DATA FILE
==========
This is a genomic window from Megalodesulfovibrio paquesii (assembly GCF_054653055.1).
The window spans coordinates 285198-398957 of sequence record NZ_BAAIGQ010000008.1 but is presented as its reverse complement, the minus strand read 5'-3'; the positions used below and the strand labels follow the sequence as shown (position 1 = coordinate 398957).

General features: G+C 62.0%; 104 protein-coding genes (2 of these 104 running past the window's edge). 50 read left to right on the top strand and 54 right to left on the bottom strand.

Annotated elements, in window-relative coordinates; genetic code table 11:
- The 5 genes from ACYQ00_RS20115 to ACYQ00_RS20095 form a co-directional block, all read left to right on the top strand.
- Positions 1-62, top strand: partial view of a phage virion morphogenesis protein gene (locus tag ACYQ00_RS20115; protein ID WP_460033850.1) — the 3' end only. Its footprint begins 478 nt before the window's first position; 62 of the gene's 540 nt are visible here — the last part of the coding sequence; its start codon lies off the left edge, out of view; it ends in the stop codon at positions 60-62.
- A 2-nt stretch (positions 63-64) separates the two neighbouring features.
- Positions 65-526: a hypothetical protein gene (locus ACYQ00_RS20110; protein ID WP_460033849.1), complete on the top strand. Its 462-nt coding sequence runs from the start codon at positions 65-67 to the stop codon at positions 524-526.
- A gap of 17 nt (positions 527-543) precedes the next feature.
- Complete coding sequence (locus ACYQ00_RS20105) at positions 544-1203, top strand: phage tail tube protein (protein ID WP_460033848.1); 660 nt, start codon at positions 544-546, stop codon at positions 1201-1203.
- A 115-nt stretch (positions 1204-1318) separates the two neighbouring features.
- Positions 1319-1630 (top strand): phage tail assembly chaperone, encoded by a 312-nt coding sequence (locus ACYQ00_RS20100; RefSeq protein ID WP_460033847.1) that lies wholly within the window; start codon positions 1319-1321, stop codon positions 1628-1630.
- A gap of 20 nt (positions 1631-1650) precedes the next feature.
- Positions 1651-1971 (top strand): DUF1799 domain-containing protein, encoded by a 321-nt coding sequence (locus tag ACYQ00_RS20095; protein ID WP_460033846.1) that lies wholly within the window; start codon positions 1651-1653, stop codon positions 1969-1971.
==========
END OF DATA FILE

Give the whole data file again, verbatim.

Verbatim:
This is a genomic window from Megalodesulfovibrio paquesii (assembly GCF_054653055.1).
The window spans coordinates 285198-398957 of sequence record NZ_BAAIGQ010000008.1 but is presented as its reverse complement, the minus strand read 5'-3'; the positions used below and the strand labels follow the sequence as shown (position 1 = coordinate 398957).

General features: G+C 62.0%; 104 protein-coding genes (2 of these 104 running past the window's edge). 50 read left to right on the top strand and 54 right to left on the bottom strand.

Annotated elements, in window-relative coordinates; genetic code table 11:
- The 5 genes from ACYQ00_RS20115 to ACYQ00_RS20095 form a co-directional block, all read left to right on the top strand.
- Positions 1-62, top strand: partial view of a phage virion morphogenesis protein gene (locus tag ACYQ00_RS20115; protein ID WP_460033850.1) — the 3' end only. Its footprint begins 478 nt before the window's first position; 62 of the gene's 540 nt are visible here — the last part of the coding sequence; its start codon lies off the left edge, out of view; it ends in the stop codon at positions 60-62.
- A 2-nt stretch (positions 63-64) separates the two neighbouring features.
- Positions 65-526: a hypothetical protein gene (locus ACYQ00_RS20110; protein ID WP_460033849.1), complete on the top strand. Its 462-nt coding sequence runs from the start codon at positions 65-67 to the stop codon at positions 524-526.
- A gap of 17 nt (positions 527-543) precedes the next feature.
- Complete coding sequence (locus ACYQ00_RS20105) at positions 544-1203, top strand: phage tail tube protein (protein ID WP_460033848.1); 660 nt, start codon at positions 544-546, stop codon at positions 1201-1203.
- A 115-nt stretch (positions 1204-1318) separates the two neighbouring features.
- Positions 1319-1630 (top strand): phage tail assembly chaperone, encoded by a 312-nt coding sequence (locus ACYQ00_RS20100; RefSeq protein ID WP_460033847.1) that lies wholly within the window; start codon positions 1319-1321, stop codon positions 1628-1630.
- A gap of 20 nt (positions 1631-1650) precedes the next feature.
- Positions 1651-1971 (top strand): DUF1799 domain-containing protein, encoded by a 321-nt coding sequence (locus tag ACYQ00_RS20095; protein ID WP_460033846.1) that lies wholly within the window; start codon positions 1651-1653, stop codon positions 1969-1971.